LVIV, Ukraine — The first cease-fire attempted in Ukraine to evacuate desperate civilians collapsed Saturday amid ongoing shelling as Russian and Ukrainian officials traded blame and Moscow tightened its grip on the war-battered country’s strategic seacoast.
It was difficult to enforce the cease-fire at the port of Mariupol in the southeast and Volnovakha in the east. This showed that efforts to stop fighting throughout Ukraine were failing. The number of refugees fleeing Ukraine reached 1.4 million within a mere 10 days of Russian troops entering.
Officials in Ukraine claimed that residents were prevented from leaving the area by Russian airstrikes and artillery fire. Russian President Vladimir Putin accused Ukraine of sabotaging the effort and claimed the actions of Ukraine’s leadership called into question the future of the country’s statehood.
“If this happens, it will be entirely on their conscience,” Putin said.
The Russian defense ministry had earlier announced that it had reached an agreement with Ukraine regarding evacuation routes from the cities. Before the announcement, Russia’s days-long assault had caused growing misery in Mariupol, where AP journalists witnessed doctors make unsuccessful attempts to save the lives of wounded children, pharmacies ran bare and hundreds of thousands of people faced food and water shortages in freezing weather.
Mariupol Mayor Vadym Bouchenko stated that thousands of people had sought refuge from the shelling on Saturday.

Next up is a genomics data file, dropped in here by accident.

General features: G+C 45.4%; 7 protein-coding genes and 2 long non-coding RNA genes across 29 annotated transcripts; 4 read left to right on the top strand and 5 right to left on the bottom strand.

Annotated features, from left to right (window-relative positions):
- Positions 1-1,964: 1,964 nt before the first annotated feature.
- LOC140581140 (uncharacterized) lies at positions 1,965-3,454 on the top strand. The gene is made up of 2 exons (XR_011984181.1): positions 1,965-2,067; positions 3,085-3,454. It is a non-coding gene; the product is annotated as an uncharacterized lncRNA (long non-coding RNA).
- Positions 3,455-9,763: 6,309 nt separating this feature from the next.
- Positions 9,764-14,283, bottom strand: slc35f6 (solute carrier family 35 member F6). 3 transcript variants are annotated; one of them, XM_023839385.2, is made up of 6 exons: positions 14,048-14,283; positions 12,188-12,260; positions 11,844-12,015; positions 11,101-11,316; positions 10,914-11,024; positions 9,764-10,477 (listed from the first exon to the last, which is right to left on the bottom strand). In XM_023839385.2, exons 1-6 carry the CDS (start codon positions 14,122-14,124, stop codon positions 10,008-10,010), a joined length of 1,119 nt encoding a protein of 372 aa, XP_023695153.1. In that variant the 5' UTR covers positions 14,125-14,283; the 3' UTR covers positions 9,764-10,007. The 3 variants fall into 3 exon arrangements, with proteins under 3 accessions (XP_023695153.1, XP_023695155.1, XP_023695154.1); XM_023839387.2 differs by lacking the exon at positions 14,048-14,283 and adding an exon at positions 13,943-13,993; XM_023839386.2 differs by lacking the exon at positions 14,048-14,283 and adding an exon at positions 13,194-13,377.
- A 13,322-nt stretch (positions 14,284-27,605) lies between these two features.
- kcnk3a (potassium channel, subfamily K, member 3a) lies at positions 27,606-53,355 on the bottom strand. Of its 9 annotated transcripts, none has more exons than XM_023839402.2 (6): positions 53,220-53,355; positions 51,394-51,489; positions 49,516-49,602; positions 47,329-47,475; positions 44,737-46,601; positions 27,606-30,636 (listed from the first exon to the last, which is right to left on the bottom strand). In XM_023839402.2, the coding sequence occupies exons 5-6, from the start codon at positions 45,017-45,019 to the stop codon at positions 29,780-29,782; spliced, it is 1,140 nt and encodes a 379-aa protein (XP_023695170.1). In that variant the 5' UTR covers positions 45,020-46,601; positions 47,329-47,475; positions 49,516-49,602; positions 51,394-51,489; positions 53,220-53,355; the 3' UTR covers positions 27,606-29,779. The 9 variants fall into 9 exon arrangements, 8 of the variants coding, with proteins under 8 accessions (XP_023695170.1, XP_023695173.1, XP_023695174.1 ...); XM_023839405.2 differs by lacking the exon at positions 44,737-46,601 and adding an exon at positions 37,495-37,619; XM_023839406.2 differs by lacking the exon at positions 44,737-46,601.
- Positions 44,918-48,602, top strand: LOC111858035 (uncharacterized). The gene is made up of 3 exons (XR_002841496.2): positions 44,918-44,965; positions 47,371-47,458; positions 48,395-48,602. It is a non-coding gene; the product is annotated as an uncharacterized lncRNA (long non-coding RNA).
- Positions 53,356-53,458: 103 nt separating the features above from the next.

“We value the life of every inhabitant of Mariupol and we cannot risk it, so we stopped the evacuation,” he said.
In recent days, Ukraine had urged Moscow to create humanitarian corridors to allow children, women and the older adults to flee the fighting, calling them “question No. 1.”
Volodymyr Zelenskyy, the Ukrainian president, suggested that negotiations with Russia might lead to a prolonged but limited ceasefire on Saturday. He stated that Ukrainian forces had taken control of key areas in central and southern Ukraine and the Russians tried to keep Sumy and Mykolaiv, Chernihiv or Chernihiv in encirclement.
Russian Foreign Minister Sergey Lavrov on Saturday said Russia was ready for a third round of talks on that and other issues, but he asserted that “the Ukrainian side, the most interested side here, it would seem, is constantly making up various pretexts to delay the beginning of another meeting.”
After attending NATO’s Brussels meeting, where NATO pledged support to eastern flank countries, diplomatic efforts were continued in Poland as U.S. secretary of state Antony Blinken visited Poland.
In the wake of Western sanctions, Aeroflot, Russia’s flagship state-owned airline, announced that it plans to halt all international flights. Except for Belarus, it will be halting all international flights starting Tuesday.
At least 351 civilians have been confirmed killed since Russia’s invasion of Ukraine on Feb. 24, but the true number is probably much higher, the U.N. human rights office has said.